U.S. Senator Amy Klobuchar highlighted the need for quick action to combat sexual assault in the military in a meeting at the White House with Senior Advisor to the President, Valerie Jarrett, Chief of Staff to the First Lady, Tina Tchen, and other Senate and House members who are involved in legislation to fight military sexual assault. Klobuchar recently introduced bipartisan legislation with Senator Lisa Murkowski (R-AK) to crack down on sexual assault in the military and require automatic retention of sexual assault records so victims can pursue justice. The meeting comes on the heels of a report released by the Department of Defense (DoD) earlier this week revealing an increase in sexual assault in the military.
"As a former prosecutor, I know how important it is to have strong policies in place to combat sexual assault and I've worked hard to pass legislation to fight sexual assault in the military," said Klobuchar."While we have made some progress in establishing new policies to address sexual assault in the ranks, the recent report underscores the critical need for continued action to prevent this crime and this meeting is one positive step forward for advancing solutions."
Klobuchar recently introduced bipartisan to crack down on sexual assault in the military. The Military Sexual Assault Prevention Act of 2013, introduced with Senator Murkowski, would revise the National Defense Authorization Act (NDAA) to require the Secretary of Defense to retain restricted reports of sexual assault for at least 50 years. This removes the language that would have required that the report be retained only at the request of the filing service member, allowing for automatic retention of the reports. The bill also would establish preferred policy regarding the disposition of sexual assault cases through courts martial, and prohibit service in the Armed Forces by individuals previously convicted of a sexual offense. Earlier this year, Klobuchar received an award from the Service Women's Action Network (SWAN) for her efforts to support military sexual assault victims.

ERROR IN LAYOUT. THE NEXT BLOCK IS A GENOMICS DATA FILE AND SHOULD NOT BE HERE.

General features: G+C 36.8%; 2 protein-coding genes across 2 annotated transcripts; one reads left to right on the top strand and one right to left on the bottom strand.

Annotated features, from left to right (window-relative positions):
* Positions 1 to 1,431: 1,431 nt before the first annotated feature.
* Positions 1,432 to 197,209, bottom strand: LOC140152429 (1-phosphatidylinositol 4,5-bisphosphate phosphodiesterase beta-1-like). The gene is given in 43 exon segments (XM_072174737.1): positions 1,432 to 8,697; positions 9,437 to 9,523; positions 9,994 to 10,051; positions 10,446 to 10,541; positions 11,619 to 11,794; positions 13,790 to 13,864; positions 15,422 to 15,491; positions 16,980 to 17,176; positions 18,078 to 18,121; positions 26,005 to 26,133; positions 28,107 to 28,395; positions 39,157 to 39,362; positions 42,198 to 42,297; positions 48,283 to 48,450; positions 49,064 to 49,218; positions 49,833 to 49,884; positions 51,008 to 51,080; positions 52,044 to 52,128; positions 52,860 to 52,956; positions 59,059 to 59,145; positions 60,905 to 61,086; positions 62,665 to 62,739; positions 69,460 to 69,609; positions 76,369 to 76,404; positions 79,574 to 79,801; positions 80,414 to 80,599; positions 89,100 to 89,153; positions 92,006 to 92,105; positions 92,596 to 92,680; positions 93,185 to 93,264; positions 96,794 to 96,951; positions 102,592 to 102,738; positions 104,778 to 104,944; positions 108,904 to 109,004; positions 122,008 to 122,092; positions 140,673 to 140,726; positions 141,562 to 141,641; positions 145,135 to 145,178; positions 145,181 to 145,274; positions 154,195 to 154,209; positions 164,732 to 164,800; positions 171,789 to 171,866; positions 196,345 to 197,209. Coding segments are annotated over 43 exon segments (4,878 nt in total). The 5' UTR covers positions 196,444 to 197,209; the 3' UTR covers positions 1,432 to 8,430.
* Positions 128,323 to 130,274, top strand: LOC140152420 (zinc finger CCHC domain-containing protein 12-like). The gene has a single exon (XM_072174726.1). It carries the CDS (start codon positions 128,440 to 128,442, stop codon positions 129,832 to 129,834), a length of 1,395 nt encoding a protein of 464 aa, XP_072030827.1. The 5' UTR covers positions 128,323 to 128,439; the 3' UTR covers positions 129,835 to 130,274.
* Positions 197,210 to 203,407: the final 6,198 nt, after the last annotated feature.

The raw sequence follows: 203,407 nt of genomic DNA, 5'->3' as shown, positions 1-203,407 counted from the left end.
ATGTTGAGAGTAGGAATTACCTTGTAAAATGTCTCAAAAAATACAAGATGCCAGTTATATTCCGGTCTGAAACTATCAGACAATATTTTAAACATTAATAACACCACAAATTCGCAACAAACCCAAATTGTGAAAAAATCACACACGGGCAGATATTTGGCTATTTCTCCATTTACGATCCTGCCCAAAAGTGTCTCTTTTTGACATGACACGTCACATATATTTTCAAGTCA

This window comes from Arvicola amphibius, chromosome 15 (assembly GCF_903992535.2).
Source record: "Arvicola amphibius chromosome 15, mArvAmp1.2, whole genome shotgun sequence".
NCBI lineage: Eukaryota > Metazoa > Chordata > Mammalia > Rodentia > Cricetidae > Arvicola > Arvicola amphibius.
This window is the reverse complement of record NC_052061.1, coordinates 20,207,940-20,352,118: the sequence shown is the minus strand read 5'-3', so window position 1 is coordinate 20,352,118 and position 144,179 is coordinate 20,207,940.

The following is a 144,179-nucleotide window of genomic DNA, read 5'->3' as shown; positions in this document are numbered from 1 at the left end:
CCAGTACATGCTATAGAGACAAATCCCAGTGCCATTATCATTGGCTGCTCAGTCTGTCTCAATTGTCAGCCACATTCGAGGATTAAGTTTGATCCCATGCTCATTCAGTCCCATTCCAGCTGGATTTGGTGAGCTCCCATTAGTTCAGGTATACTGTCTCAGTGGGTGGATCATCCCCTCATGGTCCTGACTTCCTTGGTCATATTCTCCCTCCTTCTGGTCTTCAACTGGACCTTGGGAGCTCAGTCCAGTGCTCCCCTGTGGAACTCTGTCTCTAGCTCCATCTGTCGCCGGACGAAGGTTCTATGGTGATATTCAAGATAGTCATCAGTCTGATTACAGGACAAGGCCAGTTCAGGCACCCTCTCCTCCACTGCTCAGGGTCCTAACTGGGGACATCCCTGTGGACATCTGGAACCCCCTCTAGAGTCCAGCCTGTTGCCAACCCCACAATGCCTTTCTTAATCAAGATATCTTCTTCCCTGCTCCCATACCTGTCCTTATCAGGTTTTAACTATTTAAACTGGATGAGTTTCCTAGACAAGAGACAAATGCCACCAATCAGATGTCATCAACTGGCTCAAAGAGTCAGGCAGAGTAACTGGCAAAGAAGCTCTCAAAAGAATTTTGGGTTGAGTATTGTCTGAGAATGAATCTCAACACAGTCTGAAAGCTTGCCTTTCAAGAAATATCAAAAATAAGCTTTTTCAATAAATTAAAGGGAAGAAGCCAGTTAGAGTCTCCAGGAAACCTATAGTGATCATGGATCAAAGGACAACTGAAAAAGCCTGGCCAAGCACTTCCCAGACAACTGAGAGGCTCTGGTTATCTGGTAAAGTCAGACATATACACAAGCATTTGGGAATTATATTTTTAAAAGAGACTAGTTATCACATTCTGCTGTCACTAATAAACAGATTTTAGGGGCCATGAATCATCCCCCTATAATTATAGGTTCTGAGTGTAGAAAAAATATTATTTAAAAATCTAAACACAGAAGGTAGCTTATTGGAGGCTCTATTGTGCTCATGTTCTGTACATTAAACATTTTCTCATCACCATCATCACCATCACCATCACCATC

Last year, Klobuchar introduced the bipartisan Military Sexual Assault Prevention Act of 2012, and three of the bill's provisions were included in the NDAA reauthorization. The legislation introduced this year contains the provisions of the bill that were not included in the NDAA. In 2011, Klobuchar also passed bipartisan legislation--the Support for Survivors Act--to help ensure that survivors of sexual assault in the military have long-term access to their records and the support and care they deserve.
In recent years there has been an increase in reports of sexual assaults in the military. The Fiscal Year 2012 Annual Report on Sexual Assault in the Military report released earlier this week shows that the number of sexual assaults reported by members of the military rose from 3,192 to 3,374 in 2012, and the department estimates that as many as 26,000 service members were assaulted, up from 19,300 estimated in 2010. It also reveals a 1.7% increase in active duty servicewomen experiencing unwanted sexual contact and a 6% increase in reported sexual assaults since 2010. Earlier this week, Klobuchar met with Major General Gary Patton, the Director of DOD's Sexual Assault Prevention and Response Office (SAPRO) to discuss the report and initiatives to combat sexual assault in the military.
Research has shown that sexual trauma not only hurts the victims, but can also take a toll on their fellow service members by severely undermining unit cohesion, morale, and overall force effectiveness.